Although numerous experimental models of arterialized venous flaps (AVFs) have been proposed, no single model has gained widespread acceptance. The main aim of this work was to evaluate the survival area of AVFs produced with different vascular constructs in the abdomen of the rat.Methods:
Fifty-three male rats were divided into 4 groups. In group I (n = 12), a 5-cm-long and 3-cm-wide conventional epigastric flap was raised on the left side of the abdomen. This flap was pedicled on the superficial caudal epigastric vessels caudally and on the lateral thoracic vein cranially. In groups II, III, and IV, a similar flap was raised, but the superficial epigastric artery was ligated. In these groups, AVFs were created using the following arterial venous anastomosis at the caudal end of the flap: group II (n = 13) a 1-mm-long side-to-side anastomosis was performed between the femoral artery and vein laterally to the ending of the superficial caudal epigastric vein. In group III (n = 14), in addition to the procedure described for group II, the femoral vein was ligated medially. Finally, in group IV (n = 14), the superficial caudal epigastric vein was cut from the femoral vein with a 1-mm-long ellipse of adjacent tissue, and an end-to-side arterial venous anastomosis was established between it and the femoral artery.Results:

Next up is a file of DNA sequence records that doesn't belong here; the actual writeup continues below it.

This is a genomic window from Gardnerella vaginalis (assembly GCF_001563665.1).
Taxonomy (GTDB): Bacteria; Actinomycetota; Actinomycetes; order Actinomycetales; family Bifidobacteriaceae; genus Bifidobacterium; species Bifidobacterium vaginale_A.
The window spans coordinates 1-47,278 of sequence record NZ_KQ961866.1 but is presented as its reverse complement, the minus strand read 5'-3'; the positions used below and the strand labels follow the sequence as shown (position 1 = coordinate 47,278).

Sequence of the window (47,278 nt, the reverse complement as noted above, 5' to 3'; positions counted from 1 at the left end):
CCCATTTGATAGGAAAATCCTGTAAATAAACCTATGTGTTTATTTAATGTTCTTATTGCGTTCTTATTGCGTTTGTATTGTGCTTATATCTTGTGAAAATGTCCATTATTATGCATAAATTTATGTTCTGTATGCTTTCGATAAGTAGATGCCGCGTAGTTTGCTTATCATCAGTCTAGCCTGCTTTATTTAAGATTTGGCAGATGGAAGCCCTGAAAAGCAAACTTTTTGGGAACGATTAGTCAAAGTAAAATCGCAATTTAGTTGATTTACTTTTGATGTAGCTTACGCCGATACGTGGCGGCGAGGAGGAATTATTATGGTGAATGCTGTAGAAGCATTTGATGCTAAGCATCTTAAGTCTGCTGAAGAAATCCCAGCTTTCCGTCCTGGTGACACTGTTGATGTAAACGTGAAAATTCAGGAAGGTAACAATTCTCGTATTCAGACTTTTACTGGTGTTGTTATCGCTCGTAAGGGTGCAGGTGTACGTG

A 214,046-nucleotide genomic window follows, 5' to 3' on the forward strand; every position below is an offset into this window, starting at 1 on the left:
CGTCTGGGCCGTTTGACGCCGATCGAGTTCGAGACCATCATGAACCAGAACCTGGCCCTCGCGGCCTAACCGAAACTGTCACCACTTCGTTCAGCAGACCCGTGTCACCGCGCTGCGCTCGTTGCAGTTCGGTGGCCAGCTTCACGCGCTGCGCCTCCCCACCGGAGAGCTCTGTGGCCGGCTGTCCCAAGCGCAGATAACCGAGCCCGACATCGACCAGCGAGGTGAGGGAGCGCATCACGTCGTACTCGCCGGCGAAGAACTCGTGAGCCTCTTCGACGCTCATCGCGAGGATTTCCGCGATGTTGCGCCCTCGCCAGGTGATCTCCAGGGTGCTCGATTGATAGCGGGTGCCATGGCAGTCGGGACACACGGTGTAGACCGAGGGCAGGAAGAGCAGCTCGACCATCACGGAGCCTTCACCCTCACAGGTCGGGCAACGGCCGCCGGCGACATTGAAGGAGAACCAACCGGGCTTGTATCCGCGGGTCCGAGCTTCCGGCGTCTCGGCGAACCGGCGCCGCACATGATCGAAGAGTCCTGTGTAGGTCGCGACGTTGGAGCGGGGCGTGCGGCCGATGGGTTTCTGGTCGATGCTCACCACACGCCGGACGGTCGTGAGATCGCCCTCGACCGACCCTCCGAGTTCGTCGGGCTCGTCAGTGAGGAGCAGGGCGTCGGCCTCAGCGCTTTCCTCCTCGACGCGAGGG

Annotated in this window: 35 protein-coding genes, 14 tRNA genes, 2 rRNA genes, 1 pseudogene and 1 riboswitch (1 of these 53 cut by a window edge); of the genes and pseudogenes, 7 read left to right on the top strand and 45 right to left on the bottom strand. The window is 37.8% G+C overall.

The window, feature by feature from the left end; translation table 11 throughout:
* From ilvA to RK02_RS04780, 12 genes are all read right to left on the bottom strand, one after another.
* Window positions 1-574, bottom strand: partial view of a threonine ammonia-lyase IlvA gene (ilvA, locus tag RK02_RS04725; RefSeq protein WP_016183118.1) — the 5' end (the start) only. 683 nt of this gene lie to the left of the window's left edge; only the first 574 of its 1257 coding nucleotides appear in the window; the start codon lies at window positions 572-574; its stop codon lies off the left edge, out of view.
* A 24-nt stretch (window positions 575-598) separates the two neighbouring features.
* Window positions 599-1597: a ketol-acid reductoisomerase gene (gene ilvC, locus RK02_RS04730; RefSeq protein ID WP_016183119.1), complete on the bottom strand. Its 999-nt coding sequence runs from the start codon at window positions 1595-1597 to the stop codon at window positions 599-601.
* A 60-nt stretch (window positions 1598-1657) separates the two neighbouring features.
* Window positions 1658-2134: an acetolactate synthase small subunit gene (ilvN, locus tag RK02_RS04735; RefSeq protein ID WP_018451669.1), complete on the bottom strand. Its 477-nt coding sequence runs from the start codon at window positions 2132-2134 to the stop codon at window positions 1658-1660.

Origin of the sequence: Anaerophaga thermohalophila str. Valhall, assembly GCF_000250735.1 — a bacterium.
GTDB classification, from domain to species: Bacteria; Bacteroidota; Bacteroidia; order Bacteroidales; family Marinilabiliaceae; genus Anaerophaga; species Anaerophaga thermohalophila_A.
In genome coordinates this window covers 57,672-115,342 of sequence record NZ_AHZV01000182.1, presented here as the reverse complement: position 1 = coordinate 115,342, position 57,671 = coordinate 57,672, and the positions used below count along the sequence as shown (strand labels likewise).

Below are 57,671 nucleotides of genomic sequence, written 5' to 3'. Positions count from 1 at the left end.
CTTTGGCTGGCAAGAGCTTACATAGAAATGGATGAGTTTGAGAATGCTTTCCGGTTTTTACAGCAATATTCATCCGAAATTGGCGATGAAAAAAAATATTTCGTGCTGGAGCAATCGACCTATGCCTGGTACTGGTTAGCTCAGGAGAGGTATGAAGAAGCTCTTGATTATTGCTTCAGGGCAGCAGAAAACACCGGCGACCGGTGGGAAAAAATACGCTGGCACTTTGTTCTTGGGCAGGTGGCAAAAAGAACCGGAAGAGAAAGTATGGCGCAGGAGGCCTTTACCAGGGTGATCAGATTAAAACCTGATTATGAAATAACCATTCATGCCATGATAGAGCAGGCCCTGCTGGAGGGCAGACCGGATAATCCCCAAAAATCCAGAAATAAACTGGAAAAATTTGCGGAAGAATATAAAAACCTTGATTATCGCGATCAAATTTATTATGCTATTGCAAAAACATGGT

Seven days postoperatively, the percentage of flap survival was 98.89 ± 1.69, 68.84 ± 7.36, 63.84 ± 10.38, 76.86 ± 13.67 in groups I–IV, respectively.Conclusion:
An optimized AVF can be produced using the vascular architecture described for group IV.